En Bloc How Do The New EGM Rules For En-Bloc Affect You? (It’s Bigger Than You Think)
- Ryan J
- March 23, 2021
- 7 min read
Starting in January this year, the Land Titles (Strata) Act (LTSA) saw a small but important amendment: a limit to the number of proxy voters during en-bloc sales. This will forever change the nature of Extraordinary General Meetings (EGMs) for collective sale. No longer will it consist of a handful of people voting on behalf of potentially hundreds of owners, and it could greatly slow the wheels of gaining approval. Here’s why:
What are the new EGM rules for collective sales?
Under the new LTSA, the maximum number of proxies is two per cent of the total number of lots in the development, to a minimum of two lots:
(5) An appointed proxy can only represent a person or persons appointing the proxy —
|(a)||being a proprietor or proprietors, in the case of land in a development to which section 84D or 84E applies, of the higher of the following:|
(i) 2 or fewer flats;
(ii) a number of flats not exceeding 2% of the total number of flats in the development (rounded down to the nearest whole number); and
|(b)||in any other case, being a subsidiary proprietor or subsidiary proprietors of the higher of the following:|
(i) 2 or fewer lots;
(ii) a number of lots not exceeding 2% of the total number of lots in the development (rounded down to the nearest whole number).
In addition, the proxy can be given directions to vote in a specific way – this is different from the previous system, where giving your vote to a proxy could just mean letting them do as they would with your vote.
While a small amendment, this has far reaching implications for the way en-bloc sales are conducted. Some of the key changes are as follows:
- Tilts the balance of power away from pro-sale committees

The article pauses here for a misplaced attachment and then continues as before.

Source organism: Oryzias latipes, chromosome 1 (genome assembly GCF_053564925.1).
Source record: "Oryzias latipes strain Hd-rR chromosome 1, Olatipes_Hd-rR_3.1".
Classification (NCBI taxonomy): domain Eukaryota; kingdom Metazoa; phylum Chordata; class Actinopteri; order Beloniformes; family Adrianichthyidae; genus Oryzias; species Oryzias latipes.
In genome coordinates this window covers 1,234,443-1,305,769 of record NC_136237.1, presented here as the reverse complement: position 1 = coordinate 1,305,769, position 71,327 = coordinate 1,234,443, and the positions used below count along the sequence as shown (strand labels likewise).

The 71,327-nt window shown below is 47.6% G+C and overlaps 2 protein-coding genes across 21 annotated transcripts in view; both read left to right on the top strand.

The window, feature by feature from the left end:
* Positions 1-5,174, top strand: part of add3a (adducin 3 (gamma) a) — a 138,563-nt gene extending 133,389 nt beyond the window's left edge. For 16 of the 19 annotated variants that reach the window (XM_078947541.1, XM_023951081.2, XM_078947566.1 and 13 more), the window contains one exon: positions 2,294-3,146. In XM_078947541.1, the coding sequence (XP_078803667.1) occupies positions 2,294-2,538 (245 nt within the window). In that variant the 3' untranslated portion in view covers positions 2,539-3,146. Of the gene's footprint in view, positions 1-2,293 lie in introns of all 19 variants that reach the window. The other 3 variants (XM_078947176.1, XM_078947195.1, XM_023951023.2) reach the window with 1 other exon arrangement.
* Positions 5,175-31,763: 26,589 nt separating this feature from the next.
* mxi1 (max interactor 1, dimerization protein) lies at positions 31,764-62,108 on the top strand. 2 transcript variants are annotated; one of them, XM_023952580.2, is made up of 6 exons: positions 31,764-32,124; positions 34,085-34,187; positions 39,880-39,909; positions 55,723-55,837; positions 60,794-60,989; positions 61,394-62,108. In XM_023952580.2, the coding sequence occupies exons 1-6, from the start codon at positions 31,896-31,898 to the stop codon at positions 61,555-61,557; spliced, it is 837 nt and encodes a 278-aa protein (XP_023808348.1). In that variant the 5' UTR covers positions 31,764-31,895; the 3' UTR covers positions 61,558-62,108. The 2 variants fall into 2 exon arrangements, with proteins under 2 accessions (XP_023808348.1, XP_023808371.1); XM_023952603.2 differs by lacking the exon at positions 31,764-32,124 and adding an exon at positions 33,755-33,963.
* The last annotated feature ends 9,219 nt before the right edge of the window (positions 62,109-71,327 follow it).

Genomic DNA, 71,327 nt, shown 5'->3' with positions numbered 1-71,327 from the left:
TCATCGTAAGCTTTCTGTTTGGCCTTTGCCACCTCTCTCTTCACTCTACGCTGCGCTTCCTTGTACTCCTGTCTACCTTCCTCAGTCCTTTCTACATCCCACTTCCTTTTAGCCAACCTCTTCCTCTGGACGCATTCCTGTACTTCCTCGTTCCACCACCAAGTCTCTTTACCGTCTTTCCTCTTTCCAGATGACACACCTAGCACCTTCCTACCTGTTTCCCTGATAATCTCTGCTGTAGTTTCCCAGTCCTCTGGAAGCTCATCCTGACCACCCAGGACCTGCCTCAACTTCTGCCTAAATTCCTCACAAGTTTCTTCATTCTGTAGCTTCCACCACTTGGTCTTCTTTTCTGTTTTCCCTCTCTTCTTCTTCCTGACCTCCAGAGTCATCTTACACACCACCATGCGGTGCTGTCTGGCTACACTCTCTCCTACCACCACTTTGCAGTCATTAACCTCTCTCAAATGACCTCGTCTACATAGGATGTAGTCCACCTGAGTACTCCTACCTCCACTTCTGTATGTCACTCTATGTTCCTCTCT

- Greater scrutiny over en-bloc details
- Harder to take advantage of less-savvy owners
- Could slow the overall en-bloc process
1. Tilts the balance of power away from pro-sale committees
In reality, the pro-sale side of an en-bloc committee tends to have an advantage.
There’s a greater proportion of investors, among the buyers of older condos. Some of these investors bought specifically because they see the en-bloc potential (in addition to factors like higher yield). In practice, some of these investors already know each other beforehand, and have formulated plans to buy and push for an en-bloc when the time is right.
By the time homeowners get the notice, they’re often surprised by it; and those who don’t want an en-bloc tend to be the less organised group.
In addition, we should consider the nature of most people pushing for an en-bloc. While they are required to disclose any conflict of interest, the fact is most of them are better versed in the property industry. The simple fact that they can get the en-bloc process off the ground, and organise the meeting, implies a more in-depth knowledge of the industry.
But the typical homeowner, in our experience, is completely lost as to what happens next (although you can contact us for help, if this happens to you).
Prior to this recent amendment, it often meant the pro-sale side knew to get a head start by canvassing votes.
Often, the pro-sale individuals would have spent time amassing large numbers of proxy votes long beforehand. Some of them gradually accumulated the right to cast votes on behalf of hundreds of other owners, who – collectively – remained unaware they had given full rein to a few individuals.
This created a rule-by-minority situation. A small number of pro-sale experts would call the shots, while the majority – many of whom had no real idea whether the methods of apportionment or sale proceeds were fair –just got swept along with it. This defeats the entire spirit of the law, such as requiring 80 per cent consensus among owners for the en-bloc.